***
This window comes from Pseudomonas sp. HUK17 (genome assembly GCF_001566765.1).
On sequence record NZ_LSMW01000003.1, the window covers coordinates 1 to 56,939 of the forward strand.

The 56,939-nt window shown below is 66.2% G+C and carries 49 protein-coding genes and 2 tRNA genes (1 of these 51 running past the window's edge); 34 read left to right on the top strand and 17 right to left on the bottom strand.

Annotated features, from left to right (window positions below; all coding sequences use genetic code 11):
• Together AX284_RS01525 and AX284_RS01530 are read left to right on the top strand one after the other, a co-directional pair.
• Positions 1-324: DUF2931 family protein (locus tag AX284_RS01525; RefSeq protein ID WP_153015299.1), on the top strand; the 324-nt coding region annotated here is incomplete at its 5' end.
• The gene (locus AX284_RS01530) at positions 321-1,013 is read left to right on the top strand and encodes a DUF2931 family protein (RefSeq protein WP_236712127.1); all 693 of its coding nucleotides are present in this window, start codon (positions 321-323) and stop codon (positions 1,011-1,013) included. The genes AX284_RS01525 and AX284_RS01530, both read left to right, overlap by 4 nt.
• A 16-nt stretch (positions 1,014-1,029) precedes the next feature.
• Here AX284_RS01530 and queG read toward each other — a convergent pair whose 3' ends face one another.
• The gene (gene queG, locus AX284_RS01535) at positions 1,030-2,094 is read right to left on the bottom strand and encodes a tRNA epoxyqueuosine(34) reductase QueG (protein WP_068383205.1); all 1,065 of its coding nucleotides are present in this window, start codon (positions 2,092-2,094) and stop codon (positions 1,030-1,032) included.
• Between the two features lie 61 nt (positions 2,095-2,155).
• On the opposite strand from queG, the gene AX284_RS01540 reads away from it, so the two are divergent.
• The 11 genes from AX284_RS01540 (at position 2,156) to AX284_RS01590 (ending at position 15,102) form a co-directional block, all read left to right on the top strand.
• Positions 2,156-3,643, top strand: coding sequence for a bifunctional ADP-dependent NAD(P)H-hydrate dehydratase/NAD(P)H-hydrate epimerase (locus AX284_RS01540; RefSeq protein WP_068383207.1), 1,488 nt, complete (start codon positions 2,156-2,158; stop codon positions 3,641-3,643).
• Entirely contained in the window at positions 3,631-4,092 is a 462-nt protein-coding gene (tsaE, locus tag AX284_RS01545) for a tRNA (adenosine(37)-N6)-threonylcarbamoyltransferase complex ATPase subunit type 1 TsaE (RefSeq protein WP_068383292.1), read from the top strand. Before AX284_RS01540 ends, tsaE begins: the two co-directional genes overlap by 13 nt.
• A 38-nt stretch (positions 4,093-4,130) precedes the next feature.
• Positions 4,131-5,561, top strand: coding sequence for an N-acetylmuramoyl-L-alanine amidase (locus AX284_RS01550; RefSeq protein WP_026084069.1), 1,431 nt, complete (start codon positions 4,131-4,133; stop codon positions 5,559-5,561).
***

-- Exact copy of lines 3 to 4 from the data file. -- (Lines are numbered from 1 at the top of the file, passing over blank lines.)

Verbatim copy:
The 56,939-nt window shown below is 66.2% G+C and carries 49 protein-coding genes and 2 tRNA genes (1 of these 51 running past the window's edge); 34 read left to right on the top strand and 17 right to left on the bottom strand.

Annotated features, from left to right (window positions below; all coding sequences use genetic code 11):